about Kurtz, in this case from his devoted pupil, to know
that it is he who can provide Marlow with the authority to
offer "correct and substantial names"(Johnson. 76). 

Indeed, Kurtz gives Marlow everything Marlow is looking
for. However, he does it in a very unconventional way.
Kurtz teaches Marlow the lesson with his last words. "The
horror! The horror!"(118). These last words are Kurtz's own
judgment, judgment on the life which he has lived. He is
barbarous, unscrupulous, and possibly even evil. However,
he has evaluated at his life, and he has "pronounced a
judgment upon the adventures of his soul on this
earth"(118). Marlow sees Kurtz "open his mouth wide---it
gave him a weirdly voracious aspect, as though he wanted to
swallow all the air, all the earth, all the men before
him..."(101). Kurtz takes everything in. He takes his life,
and puts it all out on the table. "He had summed up--- he
had judged...The horror!"(119). 

Kurtz's last words is his way of teaching Marlow the
essence of a name. A name is not merely a label. It is one
man's own judgment of an isolated event. However, unlike
the Europeans who judge based on already existing
principles which they have 'acquired', Kurtz taught Marlow
to look inside of himself and to judge based on his own
subjective creeds. While Marlow is recounting the story, he
says to his comrades:
He must meet that truth with his own true stuff---with his
own inborn strength. Principles won't do. Acquisitions,
clothes, pretty rags---rags that would fly off at the first
good shake. No; you want a deliberate belief. An appeal to
me in this fiendish row---is there? Very well; I hear; I
admit, but have a voice too, and for good or evil mine is
the voice that can not be silenced (60). 

This is the lesson which Marlow has learned. Objective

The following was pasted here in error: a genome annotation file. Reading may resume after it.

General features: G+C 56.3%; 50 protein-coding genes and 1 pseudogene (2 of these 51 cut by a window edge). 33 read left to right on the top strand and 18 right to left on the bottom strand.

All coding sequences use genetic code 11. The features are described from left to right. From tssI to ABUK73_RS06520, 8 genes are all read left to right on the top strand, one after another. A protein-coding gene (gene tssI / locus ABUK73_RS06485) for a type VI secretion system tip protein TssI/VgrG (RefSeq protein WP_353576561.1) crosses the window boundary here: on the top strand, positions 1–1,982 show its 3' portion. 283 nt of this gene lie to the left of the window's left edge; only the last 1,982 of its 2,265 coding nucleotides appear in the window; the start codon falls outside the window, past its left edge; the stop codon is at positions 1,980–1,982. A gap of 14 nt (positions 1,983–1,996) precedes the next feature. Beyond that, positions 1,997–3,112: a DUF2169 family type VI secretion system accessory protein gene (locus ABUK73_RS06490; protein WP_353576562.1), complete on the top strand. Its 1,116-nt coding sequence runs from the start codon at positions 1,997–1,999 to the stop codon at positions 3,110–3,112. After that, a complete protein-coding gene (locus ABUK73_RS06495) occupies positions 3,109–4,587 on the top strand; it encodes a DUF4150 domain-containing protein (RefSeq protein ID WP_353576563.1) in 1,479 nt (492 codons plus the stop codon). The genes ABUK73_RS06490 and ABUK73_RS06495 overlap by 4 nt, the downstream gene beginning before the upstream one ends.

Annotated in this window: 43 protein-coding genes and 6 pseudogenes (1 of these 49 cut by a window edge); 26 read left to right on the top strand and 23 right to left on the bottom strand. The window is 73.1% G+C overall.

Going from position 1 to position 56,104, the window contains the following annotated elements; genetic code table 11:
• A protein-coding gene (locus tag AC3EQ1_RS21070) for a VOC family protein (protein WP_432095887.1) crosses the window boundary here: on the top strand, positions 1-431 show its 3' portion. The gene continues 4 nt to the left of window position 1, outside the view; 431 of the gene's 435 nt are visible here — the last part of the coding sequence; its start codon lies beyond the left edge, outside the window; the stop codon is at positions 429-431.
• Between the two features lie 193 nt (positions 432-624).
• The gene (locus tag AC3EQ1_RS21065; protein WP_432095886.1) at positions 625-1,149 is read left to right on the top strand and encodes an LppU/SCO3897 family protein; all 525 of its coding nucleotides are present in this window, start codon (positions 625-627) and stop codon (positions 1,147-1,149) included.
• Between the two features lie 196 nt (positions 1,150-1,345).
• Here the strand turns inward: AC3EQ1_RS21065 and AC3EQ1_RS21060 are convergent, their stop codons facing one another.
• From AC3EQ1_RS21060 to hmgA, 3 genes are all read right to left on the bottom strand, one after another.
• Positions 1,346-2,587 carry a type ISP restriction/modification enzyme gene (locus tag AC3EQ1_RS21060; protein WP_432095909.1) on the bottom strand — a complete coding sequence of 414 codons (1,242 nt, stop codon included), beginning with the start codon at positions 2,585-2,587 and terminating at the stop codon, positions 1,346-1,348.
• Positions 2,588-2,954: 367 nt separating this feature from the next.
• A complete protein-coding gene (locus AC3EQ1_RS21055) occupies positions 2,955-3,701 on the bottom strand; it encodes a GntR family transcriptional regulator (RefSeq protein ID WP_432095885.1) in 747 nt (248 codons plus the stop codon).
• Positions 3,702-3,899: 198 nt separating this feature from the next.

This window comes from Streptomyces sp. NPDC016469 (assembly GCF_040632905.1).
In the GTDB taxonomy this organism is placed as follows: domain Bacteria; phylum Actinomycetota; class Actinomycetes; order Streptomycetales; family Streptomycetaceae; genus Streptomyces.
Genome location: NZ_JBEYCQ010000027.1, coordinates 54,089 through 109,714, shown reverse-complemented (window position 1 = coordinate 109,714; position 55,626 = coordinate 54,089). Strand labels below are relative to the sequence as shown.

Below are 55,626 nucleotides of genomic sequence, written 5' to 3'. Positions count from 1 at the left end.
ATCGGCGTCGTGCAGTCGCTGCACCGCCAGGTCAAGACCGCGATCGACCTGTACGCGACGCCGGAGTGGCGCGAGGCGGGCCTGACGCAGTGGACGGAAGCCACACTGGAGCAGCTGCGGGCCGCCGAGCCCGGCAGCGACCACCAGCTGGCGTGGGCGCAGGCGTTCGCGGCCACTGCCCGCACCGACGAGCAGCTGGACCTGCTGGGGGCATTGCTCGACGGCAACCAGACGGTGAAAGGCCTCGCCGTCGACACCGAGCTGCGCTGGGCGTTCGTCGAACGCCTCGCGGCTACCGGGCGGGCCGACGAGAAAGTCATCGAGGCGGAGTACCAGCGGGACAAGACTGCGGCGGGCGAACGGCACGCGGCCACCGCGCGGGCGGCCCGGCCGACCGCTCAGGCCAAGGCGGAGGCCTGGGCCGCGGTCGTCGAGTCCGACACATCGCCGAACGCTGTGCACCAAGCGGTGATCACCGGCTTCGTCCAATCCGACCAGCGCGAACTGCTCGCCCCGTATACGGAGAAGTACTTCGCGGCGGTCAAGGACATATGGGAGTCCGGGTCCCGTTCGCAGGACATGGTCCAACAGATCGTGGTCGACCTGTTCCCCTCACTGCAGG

standards alone will not lead one to recognize the reality
in something. One can not only depend on anther's
principles to find his reality in something because they
have not had to
bear the pain and responsibility of creating it. Principles
are usually acquisitions, which like other things we
acquire rather than generate, like clothes are easily
shaken off. The power of speech which will sustain a man is
the power to create or affirm for one's self a deliberate,
or a chosen belief (Bruce Johnson. 79).
This judgment must be from one's own internal strengths.
That is why Marlow says, "for good or evil, mine is the
speech that can not be silenced". As Kurtz has taught him
with his own judgment, a judgment of truth overpowers
morality. To find one's own reality, one must not rely
solely on other people's morality, others people's
'principles' and he must assess his own life. What Kurtz
did is that he showed that regardless of whether the truth
is good or bad, one must face up to his reality. He must
face up to his own actions even when the conclusion is "the
horror", and by doing so, he will find his true reality. 

Marlow understands that being true to yourself is not
following anther's moral code, but being able to judge
one's self honestly and uncover their own reality. It is
because of this understanding that Marlow claims that
Kurtz's last words is "a moral victory paid for by
innumerable defeats..."(120). Despite Kurtz's immoral ways,
he is victorious because he didn't run away from the truth;
and that is his moral victory. He is true to himself.! 

On his voyage, Marlow notices at one of the stations, a
picture that Kurtz had drawn when he was there. It is a
"sketch in oils on a panel representing a woman draped and
blindfolded, carrying a lighted torch. The background was
sombre---almost black"(40). At the time, Marlow didn't
really know what it meant. However, this is a precise
representation of Kurtz himself. Firstly, the background
was "sombre---almost black". This is a manifestation of
Kurtz because his life is full of darkness. He kills, he
steals, and he is worshipped as a god. Kurtz cannot be
without blackness and survive. In addition, the picture
displays the lesson itself. It is a picture of the lady of
justice holding a torch. This is Kurtz's role. Unlike
Europe, which imposes their principles upon others, he is
merely there to "illuminate"(79). Kurtz is there to expand
the peoples minds, to introduce them to a broad new
spectrum of reality. However, he does not impose his own
reality upon them. Hence, he is blindfolded in the picture.
To him, they make a subjective decision and they find their
own truth, regardless of what that truth may be. That is
his lesson. 

Eventually Marlow realizes that Kurtz's picture was in
essence, a self portrait. The same thing which Kurtz
conveyed with 'the horror', he conveyed with this picture.
Marlow's realization is evident with this remark. "I don't